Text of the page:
European project TAPES identifies emerging substances internationally
A selection of emerging substances. Photo: Tapes.
The closing conference of the Interreg-programme Transnational Action Program on Emerging Substances (TAPES) recently took place in Brussels. The project has been focusing on identifying new substances which are threatening the water quality internationally. About fifty participants gathered in Brussels to listen to the results of the international cooperation project between The Netherlands, Belgium, Germany, England and Switzerland.
During the conference the programme focused on the results. A glossy magazine with interviews of some of the partners was presented and many speakers evaluated the project on stage. Project coordinator Jan Peter van der Hoek of the Dutch lead partner Waternet and professor Drinking Water Engineering of the Technical University in Delft started with an introduction of the TAPES-project. Helen Clayton of the European Commission Environment stated the European Commission is prioritising water quality. She spoke about the so-called ‘watchlist’ which contains substances that are being monitored before being added to the list of ‘priority substances’.
TAPES started in 2012 and was funded by Interreg and the international water partners. Through exchanging knowledge and research the project was able to contribute to policy making in Brussels. The international knowledge about substances has grown and the information will be used in a decision support system that will be launched by the end of this year.
Through sharing actual information in a central system the knowledge about emerging substances stays up-to-date. “If the information is not renewed, the value quickly vanishes”, says drinking water expert Adriana Hulsmann of the Dutch KWR Watercycle Research Institute. She tells the main purpose of TAPES was to initiate structural international cooperation. Saving actual knowledge combined with the decision support model in Watershare is making TAPES successful.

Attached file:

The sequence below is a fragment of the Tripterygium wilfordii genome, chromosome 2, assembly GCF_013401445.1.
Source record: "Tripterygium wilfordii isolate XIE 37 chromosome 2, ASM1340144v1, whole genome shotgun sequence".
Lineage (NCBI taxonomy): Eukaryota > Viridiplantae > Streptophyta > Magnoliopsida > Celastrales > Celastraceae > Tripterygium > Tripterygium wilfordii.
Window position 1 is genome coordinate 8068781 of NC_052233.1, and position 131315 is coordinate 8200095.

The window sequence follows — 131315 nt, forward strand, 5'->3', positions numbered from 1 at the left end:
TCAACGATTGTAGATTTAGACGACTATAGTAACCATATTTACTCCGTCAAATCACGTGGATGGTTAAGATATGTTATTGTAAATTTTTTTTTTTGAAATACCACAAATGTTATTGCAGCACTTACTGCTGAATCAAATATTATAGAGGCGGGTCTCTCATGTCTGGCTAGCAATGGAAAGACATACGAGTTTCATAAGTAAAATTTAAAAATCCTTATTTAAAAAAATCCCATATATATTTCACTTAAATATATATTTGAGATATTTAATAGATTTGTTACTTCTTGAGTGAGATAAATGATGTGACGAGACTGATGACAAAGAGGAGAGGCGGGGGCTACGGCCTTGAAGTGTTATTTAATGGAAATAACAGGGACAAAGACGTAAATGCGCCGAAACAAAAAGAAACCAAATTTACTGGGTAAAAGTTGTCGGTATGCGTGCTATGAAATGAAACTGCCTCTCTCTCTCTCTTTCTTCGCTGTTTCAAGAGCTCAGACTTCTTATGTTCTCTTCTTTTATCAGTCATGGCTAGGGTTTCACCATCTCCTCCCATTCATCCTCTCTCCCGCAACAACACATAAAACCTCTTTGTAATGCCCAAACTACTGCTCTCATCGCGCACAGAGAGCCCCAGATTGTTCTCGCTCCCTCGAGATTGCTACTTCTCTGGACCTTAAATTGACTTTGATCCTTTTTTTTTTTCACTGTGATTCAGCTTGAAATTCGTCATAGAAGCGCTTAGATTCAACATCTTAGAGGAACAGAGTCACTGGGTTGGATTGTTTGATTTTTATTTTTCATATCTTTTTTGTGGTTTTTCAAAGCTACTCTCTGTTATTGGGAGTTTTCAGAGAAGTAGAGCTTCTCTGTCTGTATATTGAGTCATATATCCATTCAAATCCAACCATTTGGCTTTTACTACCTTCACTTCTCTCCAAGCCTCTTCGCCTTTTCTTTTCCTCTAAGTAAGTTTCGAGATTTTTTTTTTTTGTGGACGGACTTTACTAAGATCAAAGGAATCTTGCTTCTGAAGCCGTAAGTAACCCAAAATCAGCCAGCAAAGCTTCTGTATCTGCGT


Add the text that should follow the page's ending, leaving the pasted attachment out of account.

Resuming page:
“In the beginning of the project sharing information was a true eye opener for some of the participants”, says Hulsmann. “They did not expect other countries were facing the same challenges. At the start of the project we worked on a longlist of emerging substances. After intensive discussions this list was down sized to a short list. Very specific substances only appearing on one location were rejected.”
At the end the shortlist contained ten substances (drugs, pesticides, nano chemicals and hormone disrupters). After investigating it became clear how to deal with these substances. For example preventing pollution, treating waste water at the polluting source or treating polluted surface water at drinking water plants. Water treatment at the source is less expensive and causes less pollution. This working method is, if feasible, always the best.
More information: www.tapes-interreg.eu